OK, I admit it. I love retail. It may be genetic — my great grandfather owned a pawnshop on a corner in Pittsburgh in the early part of the last century. If there were a dream job other than being publisher of Retail Traffic, it would be being publisher of Cargo, the new magazine for men that's all about shopping. But, alas, my former colleague, Alan Katz, got that job.
Part of the great fun of being at Retail Traffic and not at one of the dozens of magazines that are really focused on merchandise is that our magazine gets to explore space. We get to work with the developers, retailers, architects, designers and financiers who are plotting spaces that require durability and forethought. What strategy will accommodate the purchasing needs of a generation still in diapers? What are we going to do to reconfigure bricks-and-mortar to bring baby boomers back to the mall? How do we effectively use financial strategies to collaborate with the sociological and economic needs of communities? What will be the next catchall to join the lexicon of big box, grocery-anchored, open-air or _______? Your guess is as good as mine.
At Retail Traffic, we are spotting the trends and closing the gaps. With a unique readership base that is almost evenly split between retailers on one side, and developers, brokers, architects, contractors and lenders on the other, we are always looking for the next innovation or theme. And right now, as I talk with companies, there is one great theme that seems to continually come through. That theme is speed.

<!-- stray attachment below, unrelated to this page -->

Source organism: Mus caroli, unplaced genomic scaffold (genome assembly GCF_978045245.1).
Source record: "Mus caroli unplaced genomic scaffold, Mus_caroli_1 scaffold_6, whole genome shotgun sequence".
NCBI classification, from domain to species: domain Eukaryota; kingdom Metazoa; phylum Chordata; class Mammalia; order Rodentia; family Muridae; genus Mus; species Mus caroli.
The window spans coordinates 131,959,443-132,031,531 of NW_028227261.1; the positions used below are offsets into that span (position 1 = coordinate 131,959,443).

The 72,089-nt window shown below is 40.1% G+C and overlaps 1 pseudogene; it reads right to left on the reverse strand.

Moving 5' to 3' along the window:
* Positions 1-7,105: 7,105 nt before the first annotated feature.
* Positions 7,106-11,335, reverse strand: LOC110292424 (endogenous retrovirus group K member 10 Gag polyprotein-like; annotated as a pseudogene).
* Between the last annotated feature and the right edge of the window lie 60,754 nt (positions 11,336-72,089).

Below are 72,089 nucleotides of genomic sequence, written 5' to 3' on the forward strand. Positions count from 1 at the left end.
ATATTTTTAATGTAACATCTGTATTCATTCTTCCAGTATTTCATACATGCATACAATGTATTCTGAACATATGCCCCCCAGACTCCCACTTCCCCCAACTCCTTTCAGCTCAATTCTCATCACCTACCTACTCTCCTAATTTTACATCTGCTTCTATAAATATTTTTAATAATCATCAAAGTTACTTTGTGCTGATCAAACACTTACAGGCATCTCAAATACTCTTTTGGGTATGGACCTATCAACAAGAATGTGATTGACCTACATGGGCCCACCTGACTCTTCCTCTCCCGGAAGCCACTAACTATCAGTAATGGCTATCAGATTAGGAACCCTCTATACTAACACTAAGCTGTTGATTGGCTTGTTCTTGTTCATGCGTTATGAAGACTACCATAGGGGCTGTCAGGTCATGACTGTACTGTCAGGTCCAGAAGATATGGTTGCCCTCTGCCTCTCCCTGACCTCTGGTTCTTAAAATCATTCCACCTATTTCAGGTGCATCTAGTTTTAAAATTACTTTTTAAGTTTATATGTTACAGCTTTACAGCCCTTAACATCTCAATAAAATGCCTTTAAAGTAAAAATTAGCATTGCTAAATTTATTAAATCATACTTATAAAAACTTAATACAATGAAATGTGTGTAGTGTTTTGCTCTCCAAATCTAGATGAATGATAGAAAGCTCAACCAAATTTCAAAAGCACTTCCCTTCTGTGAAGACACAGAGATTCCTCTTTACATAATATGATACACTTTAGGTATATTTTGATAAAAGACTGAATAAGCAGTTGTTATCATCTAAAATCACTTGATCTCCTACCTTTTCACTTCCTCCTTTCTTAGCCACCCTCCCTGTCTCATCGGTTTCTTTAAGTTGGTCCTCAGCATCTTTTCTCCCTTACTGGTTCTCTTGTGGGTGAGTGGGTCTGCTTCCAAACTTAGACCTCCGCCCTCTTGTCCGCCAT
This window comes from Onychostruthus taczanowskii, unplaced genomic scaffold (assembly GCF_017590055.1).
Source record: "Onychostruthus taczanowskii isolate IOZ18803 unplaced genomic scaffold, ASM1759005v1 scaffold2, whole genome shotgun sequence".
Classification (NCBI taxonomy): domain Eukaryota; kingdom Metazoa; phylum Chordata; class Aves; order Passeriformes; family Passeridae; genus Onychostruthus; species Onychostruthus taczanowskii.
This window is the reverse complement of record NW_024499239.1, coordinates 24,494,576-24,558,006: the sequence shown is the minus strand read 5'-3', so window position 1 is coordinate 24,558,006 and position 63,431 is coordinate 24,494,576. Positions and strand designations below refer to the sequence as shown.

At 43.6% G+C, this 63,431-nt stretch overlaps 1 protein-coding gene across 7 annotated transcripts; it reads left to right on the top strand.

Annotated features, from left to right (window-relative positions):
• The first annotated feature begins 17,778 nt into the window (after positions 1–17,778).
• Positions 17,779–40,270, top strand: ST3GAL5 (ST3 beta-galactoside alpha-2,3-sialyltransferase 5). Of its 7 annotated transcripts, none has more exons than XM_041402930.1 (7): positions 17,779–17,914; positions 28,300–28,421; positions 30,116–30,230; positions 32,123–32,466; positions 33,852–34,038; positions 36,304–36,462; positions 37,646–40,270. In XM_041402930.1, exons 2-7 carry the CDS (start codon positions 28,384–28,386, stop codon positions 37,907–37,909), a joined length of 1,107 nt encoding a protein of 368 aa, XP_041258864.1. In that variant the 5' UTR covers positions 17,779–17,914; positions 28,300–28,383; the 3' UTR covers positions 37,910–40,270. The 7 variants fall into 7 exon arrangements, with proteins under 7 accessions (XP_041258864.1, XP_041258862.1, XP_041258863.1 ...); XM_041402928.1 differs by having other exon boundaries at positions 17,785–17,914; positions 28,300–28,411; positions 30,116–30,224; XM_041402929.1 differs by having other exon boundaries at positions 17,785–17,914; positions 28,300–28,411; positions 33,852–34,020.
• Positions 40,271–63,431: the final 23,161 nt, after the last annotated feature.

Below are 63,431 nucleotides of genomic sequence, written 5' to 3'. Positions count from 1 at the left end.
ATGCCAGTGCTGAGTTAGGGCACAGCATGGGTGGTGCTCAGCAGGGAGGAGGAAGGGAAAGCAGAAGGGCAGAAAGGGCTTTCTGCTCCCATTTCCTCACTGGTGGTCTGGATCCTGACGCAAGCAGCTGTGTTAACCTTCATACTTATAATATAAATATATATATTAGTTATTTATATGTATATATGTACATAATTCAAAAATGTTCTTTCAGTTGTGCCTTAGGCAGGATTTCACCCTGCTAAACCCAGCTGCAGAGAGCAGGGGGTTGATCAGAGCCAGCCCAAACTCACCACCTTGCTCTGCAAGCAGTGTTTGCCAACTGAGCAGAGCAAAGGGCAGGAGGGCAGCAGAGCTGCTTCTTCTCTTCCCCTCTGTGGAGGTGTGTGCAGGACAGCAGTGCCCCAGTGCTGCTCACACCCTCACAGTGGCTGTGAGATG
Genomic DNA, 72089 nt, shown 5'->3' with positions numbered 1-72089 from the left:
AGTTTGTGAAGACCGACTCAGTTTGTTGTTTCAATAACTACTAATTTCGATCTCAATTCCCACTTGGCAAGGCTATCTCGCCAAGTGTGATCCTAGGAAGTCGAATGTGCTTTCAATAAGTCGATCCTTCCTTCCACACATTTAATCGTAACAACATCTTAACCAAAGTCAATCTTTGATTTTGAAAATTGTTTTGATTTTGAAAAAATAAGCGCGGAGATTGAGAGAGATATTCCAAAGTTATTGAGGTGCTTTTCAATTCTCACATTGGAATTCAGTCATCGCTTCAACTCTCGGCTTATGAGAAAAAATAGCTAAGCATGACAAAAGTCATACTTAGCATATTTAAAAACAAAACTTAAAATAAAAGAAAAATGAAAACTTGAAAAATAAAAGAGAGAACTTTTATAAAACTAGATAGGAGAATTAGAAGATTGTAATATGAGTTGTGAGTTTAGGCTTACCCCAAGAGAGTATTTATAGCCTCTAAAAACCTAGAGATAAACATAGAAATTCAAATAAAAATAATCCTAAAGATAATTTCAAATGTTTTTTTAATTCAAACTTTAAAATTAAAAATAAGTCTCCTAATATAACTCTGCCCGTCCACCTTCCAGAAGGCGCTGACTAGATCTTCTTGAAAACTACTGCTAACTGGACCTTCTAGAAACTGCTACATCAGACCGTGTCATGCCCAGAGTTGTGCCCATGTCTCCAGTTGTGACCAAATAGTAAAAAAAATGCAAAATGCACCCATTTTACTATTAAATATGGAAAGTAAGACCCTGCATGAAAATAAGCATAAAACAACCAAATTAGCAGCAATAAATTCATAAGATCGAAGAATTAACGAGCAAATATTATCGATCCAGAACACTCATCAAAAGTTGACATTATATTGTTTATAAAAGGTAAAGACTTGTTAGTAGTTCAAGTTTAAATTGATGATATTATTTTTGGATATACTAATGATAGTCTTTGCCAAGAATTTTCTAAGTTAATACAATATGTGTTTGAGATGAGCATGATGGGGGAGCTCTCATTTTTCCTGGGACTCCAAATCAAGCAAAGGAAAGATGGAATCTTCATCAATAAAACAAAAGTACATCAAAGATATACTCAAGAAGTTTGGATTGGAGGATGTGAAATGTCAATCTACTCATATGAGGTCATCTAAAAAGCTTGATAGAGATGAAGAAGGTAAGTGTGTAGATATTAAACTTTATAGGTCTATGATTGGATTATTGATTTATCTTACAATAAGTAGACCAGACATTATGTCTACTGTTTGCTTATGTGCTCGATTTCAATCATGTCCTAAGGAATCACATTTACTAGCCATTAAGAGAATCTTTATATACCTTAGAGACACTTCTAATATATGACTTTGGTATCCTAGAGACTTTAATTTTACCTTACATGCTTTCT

I'm learning that there is good speed and there is bad speed. On the good side is the technology that cuts time out of planning. There's also the speed at which our developers and retailers can enter non-U.S. markets. On the bad side might be the speed at which some deals are done — a feeding frenzy, if you will, that, in order to take advantage of a hot market or good interest rates, leads to careless due diligence. We'll be examining speed a lot in the coming months.
But the most fun part of working on Retail Traffic is that I get to work with an amazing team of professionals. On the editorial side are Beth Karlin and Brannon Boswell, who craft the ideas and words, and Melissa Coscarelli, whose creativity makes the words and images dance on the page. On the business side is Amie Leibovitz, whose experience in our industry and sales savvy helps us bring new solutions to clients every day. Thank you, team, for the words and music and cash.
And, thank you, readers, for your support throughout the year.
Warren M. Bimblick
Senior Vice President and Publisher